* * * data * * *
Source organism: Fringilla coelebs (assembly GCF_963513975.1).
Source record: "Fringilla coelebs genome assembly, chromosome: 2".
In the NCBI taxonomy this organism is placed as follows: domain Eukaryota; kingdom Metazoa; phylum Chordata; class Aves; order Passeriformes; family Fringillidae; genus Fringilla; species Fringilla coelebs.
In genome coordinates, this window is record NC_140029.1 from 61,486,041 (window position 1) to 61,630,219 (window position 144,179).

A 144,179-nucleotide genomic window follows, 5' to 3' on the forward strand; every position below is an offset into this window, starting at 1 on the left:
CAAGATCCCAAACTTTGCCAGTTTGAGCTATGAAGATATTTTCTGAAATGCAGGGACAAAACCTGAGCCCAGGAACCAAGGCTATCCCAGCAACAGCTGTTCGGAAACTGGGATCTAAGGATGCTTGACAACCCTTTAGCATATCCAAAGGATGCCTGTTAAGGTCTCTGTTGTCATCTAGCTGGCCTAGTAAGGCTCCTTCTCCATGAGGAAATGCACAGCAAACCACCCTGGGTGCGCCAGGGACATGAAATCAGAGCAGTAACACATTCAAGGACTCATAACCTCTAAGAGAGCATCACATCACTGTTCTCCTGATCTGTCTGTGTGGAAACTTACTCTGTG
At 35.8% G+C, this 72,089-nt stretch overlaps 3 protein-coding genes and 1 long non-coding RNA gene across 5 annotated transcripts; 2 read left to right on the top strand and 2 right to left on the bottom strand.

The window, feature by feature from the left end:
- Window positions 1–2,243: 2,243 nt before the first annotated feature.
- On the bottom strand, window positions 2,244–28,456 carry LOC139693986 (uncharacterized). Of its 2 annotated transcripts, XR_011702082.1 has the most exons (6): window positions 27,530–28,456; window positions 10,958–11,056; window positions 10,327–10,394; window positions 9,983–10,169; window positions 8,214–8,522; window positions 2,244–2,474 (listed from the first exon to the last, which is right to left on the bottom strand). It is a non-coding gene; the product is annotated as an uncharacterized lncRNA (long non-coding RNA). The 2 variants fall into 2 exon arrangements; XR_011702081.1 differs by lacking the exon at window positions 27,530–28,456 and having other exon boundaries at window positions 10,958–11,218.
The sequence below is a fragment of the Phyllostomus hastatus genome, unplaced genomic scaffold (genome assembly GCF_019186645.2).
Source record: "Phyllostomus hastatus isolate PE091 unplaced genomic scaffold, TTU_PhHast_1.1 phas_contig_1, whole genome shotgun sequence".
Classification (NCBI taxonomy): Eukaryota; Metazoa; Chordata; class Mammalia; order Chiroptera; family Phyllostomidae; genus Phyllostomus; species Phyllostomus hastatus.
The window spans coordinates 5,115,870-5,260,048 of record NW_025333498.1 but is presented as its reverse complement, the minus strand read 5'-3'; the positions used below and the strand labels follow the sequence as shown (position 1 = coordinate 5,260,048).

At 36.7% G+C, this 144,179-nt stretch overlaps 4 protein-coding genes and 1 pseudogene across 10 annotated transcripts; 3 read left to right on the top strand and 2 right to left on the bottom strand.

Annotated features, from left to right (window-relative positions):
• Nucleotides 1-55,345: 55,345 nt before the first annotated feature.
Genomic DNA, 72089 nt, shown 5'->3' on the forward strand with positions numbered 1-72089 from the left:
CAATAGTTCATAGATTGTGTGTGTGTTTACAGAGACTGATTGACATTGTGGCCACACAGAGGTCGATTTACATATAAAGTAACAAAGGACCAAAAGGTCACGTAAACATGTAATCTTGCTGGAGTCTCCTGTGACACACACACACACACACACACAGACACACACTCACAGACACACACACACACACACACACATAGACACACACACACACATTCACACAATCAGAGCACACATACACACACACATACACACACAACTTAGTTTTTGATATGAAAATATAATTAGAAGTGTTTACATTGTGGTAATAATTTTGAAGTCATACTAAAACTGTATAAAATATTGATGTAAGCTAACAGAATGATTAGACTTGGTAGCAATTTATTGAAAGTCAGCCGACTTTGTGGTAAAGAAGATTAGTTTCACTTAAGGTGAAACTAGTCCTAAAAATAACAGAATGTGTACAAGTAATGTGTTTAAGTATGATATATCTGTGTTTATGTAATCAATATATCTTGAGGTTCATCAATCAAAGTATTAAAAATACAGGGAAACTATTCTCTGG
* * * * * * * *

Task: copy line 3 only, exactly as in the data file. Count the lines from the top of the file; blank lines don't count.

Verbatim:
In the NCBI taxonomy this organism is placed as follows: domain Eukaryota; kingdom Metazoa; phylum Chordata; class Aves; order Passeriformes; family Fringillidae; genus Fringilla; species Fringilla coelebs.